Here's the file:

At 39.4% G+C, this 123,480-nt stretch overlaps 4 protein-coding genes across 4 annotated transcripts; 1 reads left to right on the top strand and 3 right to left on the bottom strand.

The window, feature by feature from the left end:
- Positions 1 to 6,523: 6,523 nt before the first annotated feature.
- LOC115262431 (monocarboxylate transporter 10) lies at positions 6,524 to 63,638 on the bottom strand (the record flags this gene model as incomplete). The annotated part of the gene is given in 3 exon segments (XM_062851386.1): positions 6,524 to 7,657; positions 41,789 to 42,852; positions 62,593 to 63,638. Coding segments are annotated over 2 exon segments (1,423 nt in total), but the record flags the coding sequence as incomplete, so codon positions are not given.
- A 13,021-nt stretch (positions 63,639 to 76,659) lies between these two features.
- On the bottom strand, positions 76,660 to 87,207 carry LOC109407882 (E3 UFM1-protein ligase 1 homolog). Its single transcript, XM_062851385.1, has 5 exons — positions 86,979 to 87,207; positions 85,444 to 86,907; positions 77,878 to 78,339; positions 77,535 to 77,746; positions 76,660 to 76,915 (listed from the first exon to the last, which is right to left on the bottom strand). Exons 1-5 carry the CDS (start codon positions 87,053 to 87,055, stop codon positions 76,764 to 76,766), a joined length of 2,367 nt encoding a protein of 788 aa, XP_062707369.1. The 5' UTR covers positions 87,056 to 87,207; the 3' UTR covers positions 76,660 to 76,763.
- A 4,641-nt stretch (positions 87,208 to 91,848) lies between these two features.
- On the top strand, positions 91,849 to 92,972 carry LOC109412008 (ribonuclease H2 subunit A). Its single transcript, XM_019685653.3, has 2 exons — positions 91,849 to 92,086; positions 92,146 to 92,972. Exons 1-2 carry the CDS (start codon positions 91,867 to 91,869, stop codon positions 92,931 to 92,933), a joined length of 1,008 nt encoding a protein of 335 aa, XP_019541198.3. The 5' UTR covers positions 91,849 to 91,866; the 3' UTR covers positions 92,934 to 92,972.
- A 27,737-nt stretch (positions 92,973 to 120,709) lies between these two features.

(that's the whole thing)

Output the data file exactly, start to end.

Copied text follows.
At 39.4% G+C, this 123,480-nt stretch overlaps 4 protein-coding genes across 4 annotated transcripts; 1 reads left to right on the top strand and 3 right to left on the bottom strand.

The window, feature by feature from the left end:
- Positions 1 to 6,523: 6,523 nt before the first annotated feature.
- LOC115262431 (monocarboxylate transporter 10) lies at positions 6,524 to 63,638 on the bottom strand (the record flags this gene model as incomplete). The annotated part of the gene is given in 3 exon segments (XM_062851386.1): positions 6,524 to 7,657; positions 41,789 to 42,852; positions 62,593 to 63,638. Coding segments are annotated over 2 exon segments (1,423 nt in total), but the record flags the coding sequence as incomplete, so codon positions are not given.
- A 13,021-nt stretch (positions 63,639 to 76,659) lies between these two features.
- On the bottom strand, positions 76,660 to 87,207 carry LOC109407882 (E3 UFM1-protein ligase 1 homolog). Its single transcript, XM_062851385.1, has 5 exons — positions 86,979 to 87,207; positions 85,444 to 86,907; positions 77,878 to 78,339; positions 77,535 to 77,746; positions 76,660 to 76,915 (listed from the first exon to the last, which is right to left on the bottom strand). Exons 1-5 carry the CDS (start codon positions 87,053 to 87,055, stop codon positions 76,764 to 76,766), a joined length of 2,367 nt encoding a protein of 788 aa, XP_062707369.1. The 5' UTR covers positions 87,056 to 87,207; the 3' UTR covers positions 76,660 to 76,763.
- A 4,641-nt stretch (positions 87,208 to 91,848) lies between these two features.
- On the top strand, positions 91,849 to 92,972 carry LOC109412008 (ribonuclease H2 subunit A). Its single transcript, XM_019685653.3, has 2 exons — positions 91,849 to 92,086; positions 92,146 to 92,972. Exons 1-2 carry the CDS (start codon positions 91,867 to 91,869, stop codon positions 92,931 to 92,933), a joined length of 1,008 nt encoding a protein of 335 aa, XP_019541198.3. The 5' UTR covers positions 91,849 to 91,866; the 3' UTR covers positions 92,934 to 92,972.
- A 27,737-nt stretch (positions 92,973 to 120,709) lies between these two features.